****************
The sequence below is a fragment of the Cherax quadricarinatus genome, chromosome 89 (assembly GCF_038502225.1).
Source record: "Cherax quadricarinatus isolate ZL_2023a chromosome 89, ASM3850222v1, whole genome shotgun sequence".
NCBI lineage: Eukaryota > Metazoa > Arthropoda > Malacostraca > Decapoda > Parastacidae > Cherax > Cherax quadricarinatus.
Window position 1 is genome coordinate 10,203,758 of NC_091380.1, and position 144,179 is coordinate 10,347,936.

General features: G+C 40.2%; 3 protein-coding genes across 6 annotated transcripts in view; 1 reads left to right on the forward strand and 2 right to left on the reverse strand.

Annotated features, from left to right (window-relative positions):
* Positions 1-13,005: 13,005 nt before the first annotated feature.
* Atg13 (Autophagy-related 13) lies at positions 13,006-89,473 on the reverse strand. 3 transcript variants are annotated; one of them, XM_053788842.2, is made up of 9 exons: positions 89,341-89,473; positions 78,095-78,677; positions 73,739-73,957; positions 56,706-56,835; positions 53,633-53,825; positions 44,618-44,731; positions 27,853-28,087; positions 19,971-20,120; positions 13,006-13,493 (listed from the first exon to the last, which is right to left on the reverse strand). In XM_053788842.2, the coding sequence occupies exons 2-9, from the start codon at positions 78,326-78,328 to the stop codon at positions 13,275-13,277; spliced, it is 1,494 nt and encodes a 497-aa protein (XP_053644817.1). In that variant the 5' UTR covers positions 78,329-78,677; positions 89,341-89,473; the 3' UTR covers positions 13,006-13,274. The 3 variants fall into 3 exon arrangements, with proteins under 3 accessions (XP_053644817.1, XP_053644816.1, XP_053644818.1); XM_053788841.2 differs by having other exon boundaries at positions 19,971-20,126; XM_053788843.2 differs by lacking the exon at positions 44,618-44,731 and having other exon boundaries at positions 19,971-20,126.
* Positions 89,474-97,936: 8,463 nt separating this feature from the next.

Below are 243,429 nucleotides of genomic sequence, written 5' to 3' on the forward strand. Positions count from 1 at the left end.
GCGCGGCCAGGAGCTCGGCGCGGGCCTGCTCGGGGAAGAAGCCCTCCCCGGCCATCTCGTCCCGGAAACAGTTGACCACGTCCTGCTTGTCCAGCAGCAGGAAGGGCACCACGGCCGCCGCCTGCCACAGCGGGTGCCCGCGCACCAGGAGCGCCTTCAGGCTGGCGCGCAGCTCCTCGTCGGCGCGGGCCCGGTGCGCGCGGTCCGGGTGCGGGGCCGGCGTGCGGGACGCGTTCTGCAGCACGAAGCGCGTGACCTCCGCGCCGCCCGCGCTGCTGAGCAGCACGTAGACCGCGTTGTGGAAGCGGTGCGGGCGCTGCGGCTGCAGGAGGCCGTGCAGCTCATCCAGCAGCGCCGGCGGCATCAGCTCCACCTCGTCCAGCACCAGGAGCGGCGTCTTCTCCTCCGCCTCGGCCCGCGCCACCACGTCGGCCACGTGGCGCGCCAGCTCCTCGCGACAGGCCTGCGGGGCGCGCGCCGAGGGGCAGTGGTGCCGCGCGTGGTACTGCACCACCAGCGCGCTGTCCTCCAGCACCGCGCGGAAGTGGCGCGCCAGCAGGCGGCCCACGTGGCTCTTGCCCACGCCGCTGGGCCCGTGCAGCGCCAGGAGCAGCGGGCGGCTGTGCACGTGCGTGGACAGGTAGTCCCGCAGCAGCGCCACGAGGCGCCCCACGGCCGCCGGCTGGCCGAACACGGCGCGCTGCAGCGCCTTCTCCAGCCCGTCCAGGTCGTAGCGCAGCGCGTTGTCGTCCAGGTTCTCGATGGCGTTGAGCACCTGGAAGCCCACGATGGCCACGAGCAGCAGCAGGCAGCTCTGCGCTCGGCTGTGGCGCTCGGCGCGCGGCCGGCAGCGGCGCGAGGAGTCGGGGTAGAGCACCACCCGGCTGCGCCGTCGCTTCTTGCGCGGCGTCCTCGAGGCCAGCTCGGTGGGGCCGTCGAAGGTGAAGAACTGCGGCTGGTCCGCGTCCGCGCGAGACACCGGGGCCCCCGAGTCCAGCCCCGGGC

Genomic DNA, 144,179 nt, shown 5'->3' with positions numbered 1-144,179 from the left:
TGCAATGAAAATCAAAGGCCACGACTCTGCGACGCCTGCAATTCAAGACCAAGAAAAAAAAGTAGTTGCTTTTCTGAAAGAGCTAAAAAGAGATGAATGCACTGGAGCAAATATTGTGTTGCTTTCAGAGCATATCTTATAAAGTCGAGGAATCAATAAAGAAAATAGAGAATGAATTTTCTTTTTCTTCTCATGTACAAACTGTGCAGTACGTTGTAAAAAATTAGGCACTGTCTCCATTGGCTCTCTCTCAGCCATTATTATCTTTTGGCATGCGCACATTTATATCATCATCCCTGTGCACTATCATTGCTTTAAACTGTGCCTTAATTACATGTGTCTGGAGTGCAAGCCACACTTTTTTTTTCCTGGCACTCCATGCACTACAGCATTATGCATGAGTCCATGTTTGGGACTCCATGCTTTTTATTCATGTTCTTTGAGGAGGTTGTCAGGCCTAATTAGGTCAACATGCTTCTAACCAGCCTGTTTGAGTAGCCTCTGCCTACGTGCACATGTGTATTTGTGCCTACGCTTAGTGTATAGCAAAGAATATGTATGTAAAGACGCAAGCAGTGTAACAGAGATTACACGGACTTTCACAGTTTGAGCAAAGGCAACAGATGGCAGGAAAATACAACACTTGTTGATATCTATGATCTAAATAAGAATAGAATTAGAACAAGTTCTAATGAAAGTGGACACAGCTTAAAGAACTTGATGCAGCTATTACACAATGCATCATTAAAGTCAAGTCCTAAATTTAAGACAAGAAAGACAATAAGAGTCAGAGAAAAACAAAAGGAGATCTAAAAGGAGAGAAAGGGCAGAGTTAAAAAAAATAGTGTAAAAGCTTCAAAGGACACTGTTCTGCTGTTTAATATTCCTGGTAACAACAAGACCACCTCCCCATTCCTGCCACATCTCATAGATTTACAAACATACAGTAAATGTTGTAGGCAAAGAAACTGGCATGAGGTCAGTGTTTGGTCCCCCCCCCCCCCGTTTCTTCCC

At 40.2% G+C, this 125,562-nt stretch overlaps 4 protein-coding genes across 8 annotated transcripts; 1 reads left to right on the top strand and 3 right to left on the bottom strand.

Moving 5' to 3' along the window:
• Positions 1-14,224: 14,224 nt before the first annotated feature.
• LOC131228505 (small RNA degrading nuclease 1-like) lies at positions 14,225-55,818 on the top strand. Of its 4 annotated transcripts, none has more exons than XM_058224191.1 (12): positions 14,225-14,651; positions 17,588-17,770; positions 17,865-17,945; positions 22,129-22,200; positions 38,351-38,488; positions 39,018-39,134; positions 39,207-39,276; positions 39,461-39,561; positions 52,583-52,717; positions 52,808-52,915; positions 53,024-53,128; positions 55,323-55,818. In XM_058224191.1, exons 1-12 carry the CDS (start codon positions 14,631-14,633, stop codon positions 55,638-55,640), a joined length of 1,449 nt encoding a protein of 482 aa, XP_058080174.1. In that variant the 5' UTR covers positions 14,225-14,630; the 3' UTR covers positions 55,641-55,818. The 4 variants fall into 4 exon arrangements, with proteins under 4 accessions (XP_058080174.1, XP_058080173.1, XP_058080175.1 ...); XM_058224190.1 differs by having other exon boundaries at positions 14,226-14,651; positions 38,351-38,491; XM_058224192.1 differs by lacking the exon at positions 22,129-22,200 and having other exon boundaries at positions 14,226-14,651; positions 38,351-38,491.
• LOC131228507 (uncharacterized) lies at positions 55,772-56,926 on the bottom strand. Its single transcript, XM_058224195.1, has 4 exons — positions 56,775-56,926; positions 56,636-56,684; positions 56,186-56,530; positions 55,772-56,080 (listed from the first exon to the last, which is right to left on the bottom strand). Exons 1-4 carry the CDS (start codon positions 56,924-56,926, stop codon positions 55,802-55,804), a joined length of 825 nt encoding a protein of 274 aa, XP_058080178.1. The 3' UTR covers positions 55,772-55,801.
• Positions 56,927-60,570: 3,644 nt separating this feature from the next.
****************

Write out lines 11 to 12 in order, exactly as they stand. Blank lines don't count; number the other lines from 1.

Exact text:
GCGCGGCCAGGAGCTCGGCGCGGGCCTGCTCGGGGAAGAAGCCCTCCCCGGCCATCTCGTCCCGGAAACAGTTGACCACGTCCTGCTTGTCCAGCAGCAGGAAGGGCACCACGGCCGCCGCCTGCCACAGCGGGTGCCCGCGCACCAGGAGCGCCTTCAGGCTGGCGCGCAGCTCCTCGTCGGCGCGGGCCCGGTGCGCGCGGTCCGGGTGCGGGGCCGGCGTGCGGGACGCGTTCTGCAGCACGAAGCGCGTGACCTCCGCGCCGCCCGCGCTGCTGAGCAGCACGTAGACCGCGTTGTGGAAGCGGTGCGGGCGCTGCGGCTGCAGGAGGCCGTGCAGCTCATCCAGCAGCGCCGGCGGCATCAGCTCCACCTCGTCCAGCACCAGGAGCGGCGTCTTCTCCTCCGCCTCGGCCCGCGCCACCACGTCGGCCACGTGGCGCGCCAGCTCCTCGCGACAGGCCTGCGGGGCGCGCGCCGAGGGGCAGTGGTGCCGCGCGTGGTACTGCACCACCAGCGCGCTGTCCTCCAGCACCGCGCGGAAGTGGCGCGCCAGCAGGCGGCCCACGTGGCTCTTGCCCACGCCGCTGGGCCCGTGCAGCGCCAGGAGCAGCGGGCGGCTGTGCACGTGCGTGGACAGGTAGTCCCGCAGCAGCGCCACGAGGCGCCCCACGGCCGCCGGCTGGCCGAACACGGCGCGCTGCAGCGCCTTCTCCAGCCCGTCCAGGTCGTAGCGCAGCGCGTTGTCGTCCAGGTTCTCGATGGCGTTGAGCACCTGGAAGCCCACGATGGCCACGAGCAGCAGCAGGCAGCTCTGCGCTCGGCTGTGGCGCTCGGCGCGCGGCCGGCAGCGGCGCGAGGAGTCGGGGTAGAGCACCACCCGGCTGCGCCGTCGCTTCTTGCGCGGCGTCCTCGAGGCCAGCTCGGTGGGGCCGTCGAAGGTGAAGAACTGCGGCTGGTCCGCGTCCGCGCGAGACACCGGGGCCCCCGAGTCCAGCCCCGGGC

Genomic DNA, 144,179 nt, shown 5'->3' with positions numbered 1-144,179 from the left: